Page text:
Why Does Scratching Your Back Feel So Good?

The act of scratching results in an increase in the flow of blood to the area, while also releasing serotonin, which subsequently eases the muscles being physically stimulated.

We’ve all spent days glaring into our computer screens with stiff backs, holding awkward positions without even realizing it. Unconsciously, we move our fingers over our backs in motions similar to that of scratching. In no time at all, our eyes are closed and we’re scratching our backs, experiencing what we might call a ‘temporary paradise.’ This feeling makes us feel so relieved that it is a legitimate struggle to turn back to the spreadsheet on the screen.

Have you ever realized how that tiny little scratching action, even devoid of an itch, causes you to feel much better than you did 60 seconds ago? Before you unknowingly started scratching your back?

Why do we scratch?

Scratching is nothing but a defense mechanism to get irritants off our skin. The atmosphere that we exist in consists of a lot of suspended particulate matter that can settle on our skin and cause irritation. The dermal cells in our skin are also flanked with sensory receptors called nociceptors, which are sensory neurons that respond to pain.

Scratching is a contagious action, like yawning. Studies have shown that people do tend to scratch themselves upon seeing others doing so. You might even feel itchy and scratch yourself even as you’re reading this article.

Scratching is a reflexive action that is carried out numerous times in a day, whether or not we realize it.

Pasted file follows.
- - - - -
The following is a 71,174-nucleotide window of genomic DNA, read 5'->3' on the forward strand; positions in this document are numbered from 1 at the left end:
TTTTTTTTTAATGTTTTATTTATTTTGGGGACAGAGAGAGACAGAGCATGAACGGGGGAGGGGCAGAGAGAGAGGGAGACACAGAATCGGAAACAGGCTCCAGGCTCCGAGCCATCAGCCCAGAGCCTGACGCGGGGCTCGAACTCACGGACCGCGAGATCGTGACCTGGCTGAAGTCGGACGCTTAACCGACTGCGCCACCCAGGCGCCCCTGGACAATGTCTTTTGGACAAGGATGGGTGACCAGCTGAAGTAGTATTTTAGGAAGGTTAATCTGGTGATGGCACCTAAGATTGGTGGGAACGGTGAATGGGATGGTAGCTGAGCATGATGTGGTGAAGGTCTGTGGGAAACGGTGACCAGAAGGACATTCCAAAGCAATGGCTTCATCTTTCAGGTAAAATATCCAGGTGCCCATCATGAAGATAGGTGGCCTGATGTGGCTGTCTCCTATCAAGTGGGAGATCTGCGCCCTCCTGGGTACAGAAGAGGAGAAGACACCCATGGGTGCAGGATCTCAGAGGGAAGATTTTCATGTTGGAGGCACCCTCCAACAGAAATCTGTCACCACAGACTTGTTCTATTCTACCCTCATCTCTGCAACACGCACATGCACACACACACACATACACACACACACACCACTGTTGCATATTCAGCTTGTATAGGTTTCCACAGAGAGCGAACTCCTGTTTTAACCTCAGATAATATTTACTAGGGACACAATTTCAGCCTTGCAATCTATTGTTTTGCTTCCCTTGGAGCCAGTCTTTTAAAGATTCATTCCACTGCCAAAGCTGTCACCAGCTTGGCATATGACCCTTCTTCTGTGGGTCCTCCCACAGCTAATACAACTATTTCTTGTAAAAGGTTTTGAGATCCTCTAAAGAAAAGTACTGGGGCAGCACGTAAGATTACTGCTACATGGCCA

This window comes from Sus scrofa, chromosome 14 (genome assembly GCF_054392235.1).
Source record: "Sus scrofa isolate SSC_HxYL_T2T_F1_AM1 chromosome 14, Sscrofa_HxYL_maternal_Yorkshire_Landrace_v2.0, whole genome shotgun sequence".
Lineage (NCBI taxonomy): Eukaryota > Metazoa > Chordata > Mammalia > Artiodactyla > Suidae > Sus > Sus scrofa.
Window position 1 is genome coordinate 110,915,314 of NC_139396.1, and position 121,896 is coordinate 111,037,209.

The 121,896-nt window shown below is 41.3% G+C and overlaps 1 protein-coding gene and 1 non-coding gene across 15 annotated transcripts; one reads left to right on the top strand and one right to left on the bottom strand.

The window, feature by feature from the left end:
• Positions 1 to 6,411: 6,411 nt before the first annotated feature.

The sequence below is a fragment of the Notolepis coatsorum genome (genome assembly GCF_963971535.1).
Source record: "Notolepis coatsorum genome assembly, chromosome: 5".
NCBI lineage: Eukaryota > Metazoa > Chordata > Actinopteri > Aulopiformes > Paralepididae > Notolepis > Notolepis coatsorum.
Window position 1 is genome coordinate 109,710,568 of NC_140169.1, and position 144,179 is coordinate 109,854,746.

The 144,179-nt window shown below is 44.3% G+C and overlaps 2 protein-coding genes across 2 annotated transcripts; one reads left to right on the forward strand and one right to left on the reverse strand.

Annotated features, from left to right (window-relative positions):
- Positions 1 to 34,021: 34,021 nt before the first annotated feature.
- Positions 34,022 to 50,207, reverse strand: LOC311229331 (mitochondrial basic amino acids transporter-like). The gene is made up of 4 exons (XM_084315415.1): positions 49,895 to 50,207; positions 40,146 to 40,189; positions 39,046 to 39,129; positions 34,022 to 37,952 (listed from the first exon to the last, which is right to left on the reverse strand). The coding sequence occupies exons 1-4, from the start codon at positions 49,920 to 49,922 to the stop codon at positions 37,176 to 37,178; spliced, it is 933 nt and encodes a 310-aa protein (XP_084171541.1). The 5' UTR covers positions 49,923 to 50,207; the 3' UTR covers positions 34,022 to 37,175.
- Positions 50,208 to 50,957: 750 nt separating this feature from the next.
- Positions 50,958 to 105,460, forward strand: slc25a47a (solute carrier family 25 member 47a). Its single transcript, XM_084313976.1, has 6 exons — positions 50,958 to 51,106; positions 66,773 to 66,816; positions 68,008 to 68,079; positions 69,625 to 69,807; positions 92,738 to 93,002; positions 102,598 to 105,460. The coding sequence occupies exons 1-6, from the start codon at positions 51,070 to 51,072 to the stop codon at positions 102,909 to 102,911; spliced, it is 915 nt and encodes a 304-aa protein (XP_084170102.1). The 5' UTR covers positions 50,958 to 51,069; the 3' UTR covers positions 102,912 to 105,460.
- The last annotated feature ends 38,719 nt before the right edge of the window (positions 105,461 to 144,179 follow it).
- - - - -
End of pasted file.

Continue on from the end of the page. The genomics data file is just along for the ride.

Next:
Distressed unhappy young lady rubbing her spotted elbow while having rash all over body(Dmytro Zinkevych)s

Lady scratching her skin (Photo Credit: Dmytro Zinkevych/Shutterstock)

What happens when we scratch our skin?

Whenever irritation or uneasiness occurs on the skin, mast cells are recruited to that area. Mast cells are immune cells that release Histamine, which involved in bringing about inflammatory responses. The action of histamine causes the dilation of blood vessels, in turn causing an increased flow of blood at the site of action.

All these changes are sensed and taken up by the nociceptors. These impulses are carried to the spinal cord. The spinothalamic tract carries these impulses to the brain, which is how the brain learns about the itch. It then commands the motor neurons to bring about the scratching action to quench that irritating little itch.

The physical action of scratching is a pain-inducing one. While scratching, our fingernails cause pain to our skin that is below our pain threshold, so it doesn’t hurt. The mild pain acts as a temporary distraction to the irritated area of our skin. These pain impulses are sent to the spinal cord and eventually to the brain. The brain then releases the neurotransmitter serotonin in order to cope with this mild pain.

Serotonin is often regarded as the ‘happy hormone’, as it imparts a positive feeling. Of all the many functions performed by serotonin, ‘mood regulation’ is a major one. The whole act of scratching leads to an increase in serotonin levels in our bodies. Higher levels of serotonin lead to a more positive state of mind. This is what leaves us feeling satisfied after scratching our skin. The elevated feeling makes us feel so good that we want to continue scratching, so that more serotonin can be secreted by the brain. Thus, the feeling of contentment is what leads to us wanting to scratch the itch even more.

Injury inflammation biological human body response vector illustration scheme

Activation of an inflammatory response caused by a pathogen (Photo Credit : VectorMine/Shutterstock)

Activation of the Reward System:

The release of the neurotransmitter serotonin is just the trailer to a much longer movie. Recent studies have shown that non-pathological scratching is known to activate the reward system. This Reward System is a pathway activated by positive stimuli. The actions of this pathway impart a positive feeling. The consumption of palatable food and listening to your favorite music are just a few stimuli to name.